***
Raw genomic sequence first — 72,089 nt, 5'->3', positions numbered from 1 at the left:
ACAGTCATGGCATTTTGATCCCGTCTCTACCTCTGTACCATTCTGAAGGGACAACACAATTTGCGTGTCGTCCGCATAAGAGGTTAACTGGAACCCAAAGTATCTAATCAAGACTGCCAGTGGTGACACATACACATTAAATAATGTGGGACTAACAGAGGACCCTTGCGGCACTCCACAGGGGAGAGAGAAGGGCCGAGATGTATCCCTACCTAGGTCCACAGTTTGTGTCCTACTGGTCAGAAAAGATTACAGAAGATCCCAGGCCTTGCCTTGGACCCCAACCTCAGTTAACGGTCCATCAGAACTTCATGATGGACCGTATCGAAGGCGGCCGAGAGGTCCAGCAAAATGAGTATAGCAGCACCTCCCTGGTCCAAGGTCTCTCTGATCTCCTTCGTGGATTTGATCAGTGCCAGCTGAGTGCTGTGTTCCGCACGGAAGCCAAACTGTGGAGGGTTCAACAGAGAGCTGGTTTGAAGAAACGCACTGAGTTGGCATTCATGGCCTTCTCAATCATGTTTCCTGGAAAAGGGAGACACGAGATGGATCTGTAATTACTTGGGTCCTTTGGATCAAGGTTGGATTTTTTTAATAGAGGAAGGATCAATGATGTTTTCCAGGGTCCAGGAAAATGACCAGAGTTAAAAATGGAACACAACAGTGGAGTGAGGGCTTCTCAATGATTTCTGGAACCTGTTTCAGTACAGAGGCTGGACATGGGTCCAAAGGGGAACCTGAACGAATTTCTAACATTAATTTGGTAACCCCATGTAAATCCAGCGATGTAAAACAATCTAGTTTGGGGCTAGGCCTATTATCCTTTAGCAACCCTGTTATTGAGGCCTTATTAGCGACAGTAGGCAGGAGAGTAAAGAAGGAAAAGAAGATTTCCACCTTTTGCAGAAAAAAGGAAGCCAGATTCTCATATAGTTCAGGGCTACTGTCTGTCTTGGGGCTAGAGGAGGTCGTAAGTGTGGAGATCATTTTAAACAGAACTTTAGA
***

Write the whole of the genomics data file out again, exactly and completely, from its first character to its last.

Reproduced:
Raw genomic sequence first — 72,089 nt, 5'->3', positions numbered from 1 at the left:
ACAGTCATGGCATTTTGATCCCGTCTCTACCTCTGTACCATTCTGAAGGGACAACACAATTTGCGTGTCGTCCGCATAAGAGGTTAACTGGAACCCAAAGTATCTAATCAAGACTGCCAGTGGTGACACATACACATTAAATAATGTGGGACTAACAGAGGACCCTTGCGGCACTCCACAGGGGAGAGAGAAGGGCCGAGATGTATCCCTACCTAGGTCCACAGTTTGTGTCCTACTGGTCAGAAAAGATTACAGAAGATCCCAGGCCTTGCCTTGGACCCCAACCTCAGTTAACGGTCCATCAGAACTTCATGATGGACCGTATCGAAGGCGGCCGAGAGGTCCAGCAAAATGAGTATAGCAGCACCTCCCTGGTCCAAGGTCTCTCTGATCTCCTTCGTGGATTTGATCAGTGCCAGCTGAGTGCTGTGTTCCGCACGGAAGCCAAACTGTGGAGGGTTCAACAGAGAGCTGGTTTGAAGAAACGCACTGAGTTGGCATTCATGGCCTTCTCAATCATGTTTCCTGGAAAAGGGAGACACGAGATGGATCTGTAATTACTTGGGTCCTTTGGATCAAGGTTGGATTTTTTTAATAGAGGAAGGATCAATGATGTTTTCCAGGGTCCAGGAAAATGACCAGAGTTAAAAATGGAACACAACAGTGGAGTGAGGGCTTCTCAATGATTTCTGGAACCTGTTTCAGTACAGAGGCTGGACATGGGTCCAAAGGGGAACCTGAACGAATTTCTAACATTAATTTGGTAACCCCATGTAAATCCAGCGATGTAAAACAATCTAGTTTGGGGCTAGGCCTATTATCCTTTAGCAACCCTGTTATTGAGGCCTTATTAGCGACAGTAGGCAGGAGAGTAAAGAAGGAAAAGAAGATTTCCACCTTTTGCAGAAAAAAGGAAGCCAGATTCTCATATAGTTCAGGGCTACTGTCTGTCTTGGGGCTAGAGGAGGTCGTAAGTGTGGAGATCATTTTAAACAGAACTTTAGA